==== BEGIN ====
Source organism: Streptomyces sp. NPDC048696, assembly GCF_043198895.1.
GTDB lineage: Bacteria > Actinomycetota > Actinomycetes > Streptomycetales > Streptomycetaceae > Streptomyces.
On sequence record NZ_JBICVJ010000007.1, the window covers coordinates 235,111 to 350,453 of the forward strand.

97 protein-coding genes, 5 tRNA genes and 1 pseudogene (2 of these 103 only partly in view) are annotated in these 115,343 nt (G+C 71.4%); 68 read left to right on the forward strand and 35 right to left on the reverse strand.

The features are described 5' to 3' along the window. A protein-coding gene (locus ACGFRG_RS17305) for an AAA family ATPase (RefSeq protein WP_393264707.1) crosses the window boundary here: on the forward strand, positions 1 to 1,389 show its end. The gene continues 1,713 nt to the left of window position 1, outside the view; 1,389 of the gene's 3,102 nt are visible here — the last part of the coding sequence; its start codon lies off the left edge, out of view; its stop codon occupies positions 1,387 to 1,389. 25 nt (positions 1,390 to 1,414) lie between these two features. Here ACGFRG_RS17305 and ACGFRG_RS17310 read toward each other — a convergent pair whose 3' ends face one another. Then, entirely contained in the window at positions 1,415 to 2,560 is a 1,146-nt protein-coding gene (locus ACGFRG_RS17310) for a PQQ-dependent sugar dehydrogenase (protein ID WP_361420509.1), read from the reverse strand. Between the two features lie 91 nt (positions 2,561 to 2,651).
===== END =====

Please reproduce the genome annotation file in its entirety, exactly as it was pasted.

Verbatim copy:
Source organism: Streptomyces sp. NPDC048696, assembly GCF_043198895.1.
GTDB lineage: Bacteria > Actinomycetota > Actinomycetes > Streptomycetales > Streptomycetaceae > Streptomyces.
On sequence record NZ_JBICVJ010000007.1, the window covers coordinates 235,111 to 350,453 of the forward strand.

97 protein-coding genes, 5 tRNA genes and 1 pseudogene (2 of these 103 only partly in view) are annotated in these 115,343 nt (G+C 71.4%); 68 read left to right on the forward strand and 35 right to left on the reverse strand.

The features are described 5' to 3' along the window. A protein-coding gene (locus ACGFRG_RS17305) for an AAA family ATPase (RefSeq protein WP_393264707.1) crosses the window boundary here: on the forward strand, positions 1 to 1,389 show its end. The gene continues 1,713 nt to the left of window position 1, outside the view; 1,389 of the gene's 3,102 nt are visible here — the last part of the coding sequence; its start codon lies off the left edge, out of view; its stop codon occupies positions 1,387 to 1,389. 25 nt (positions 1,390 to 1,414) lie between these two features. Here ACGFRG_RS17305 and ACGFRG_RS17310 read toward each other — a convergent pair whose 3' ends face one another. Then, entirely contained in the window at positions 1,415 to 2,560 is a 1,146-nt protein-coding gene (locus ACGFRG_RS17310) for a PQQ-dependent sugar dehydrogenase (protein ID WP_361420509.1), read from the reverse strand. Between the two features lie 91 nt (positions 2,561 to 2,651).